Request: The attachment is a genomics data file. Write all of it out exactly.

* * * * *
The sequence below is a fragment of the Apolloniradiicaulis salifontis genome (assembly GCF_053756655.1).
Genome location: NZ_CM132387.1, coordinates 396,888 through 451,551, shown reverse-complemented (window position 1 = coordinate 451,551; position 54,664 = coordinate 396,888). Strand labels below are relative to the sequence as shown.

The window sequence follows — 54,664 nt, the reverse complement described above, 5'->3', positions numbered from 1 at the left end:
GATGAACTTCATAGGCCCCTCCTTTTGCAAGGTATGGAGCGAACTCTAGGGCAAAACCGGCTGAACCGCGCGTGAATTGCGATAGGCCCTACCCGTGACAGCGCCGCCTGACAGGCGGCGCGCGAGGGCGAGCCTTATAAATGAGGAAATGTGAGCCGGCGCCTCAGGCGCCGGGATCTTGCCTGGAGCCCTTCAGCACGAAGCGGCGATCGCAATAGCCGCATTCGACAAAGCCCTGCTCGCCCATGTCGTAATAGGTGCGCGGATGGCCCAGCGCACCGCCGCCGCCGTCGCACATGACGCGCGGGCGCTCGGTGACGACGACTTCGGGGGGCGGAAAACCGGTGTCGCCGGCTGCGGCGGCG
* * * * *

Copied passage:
The sequence below is a fragment of the Apolloniradiicaulis salifontis genome (assembly GCF_053756655.1).
Genome location: NZ_CM132387.1, coordinates 396,888 through 451,551, shown reverse-complemented (window position 1 = coordinate 451,551; position 54,664 = coordinate 396,888). Strand labels below are relative to the sequence as shown.

The window sequence follows — 54,664 nt, the reverse complement described above, 5'->3', positions numbered from 1 at the left end:
GATGAACTTCATAGGCCCCTCCTTTTGCAAGGTATGGAGCGAACTCTAGGGCAAAACCGGCTGAACCGCGCGTGAATTGCGATAGGCCCTACCCGTGACAGCGCCGCCTGACAGGCGGCGCGCGAGGGCGAGCCTTATAAATGAGGAAATGTGAGCCGGCGCCTCAGGCGCCGGGATCTTGCCTGGAGCCCTTCAGCACGAAGCGGCGATCGCAATAGCCGCATTCGACAAAGCCCTGCTCGCCCATGTCGTAATAGGTGCGCGGATGGCCCAGCGCACCGCCGCCGCCGTCGCACATGACGCGCGGGCGCTCGGTGACGACGACTTCGGGGGGCGGAAAACCGGTGTCGCCGGCTGCGGCGGCG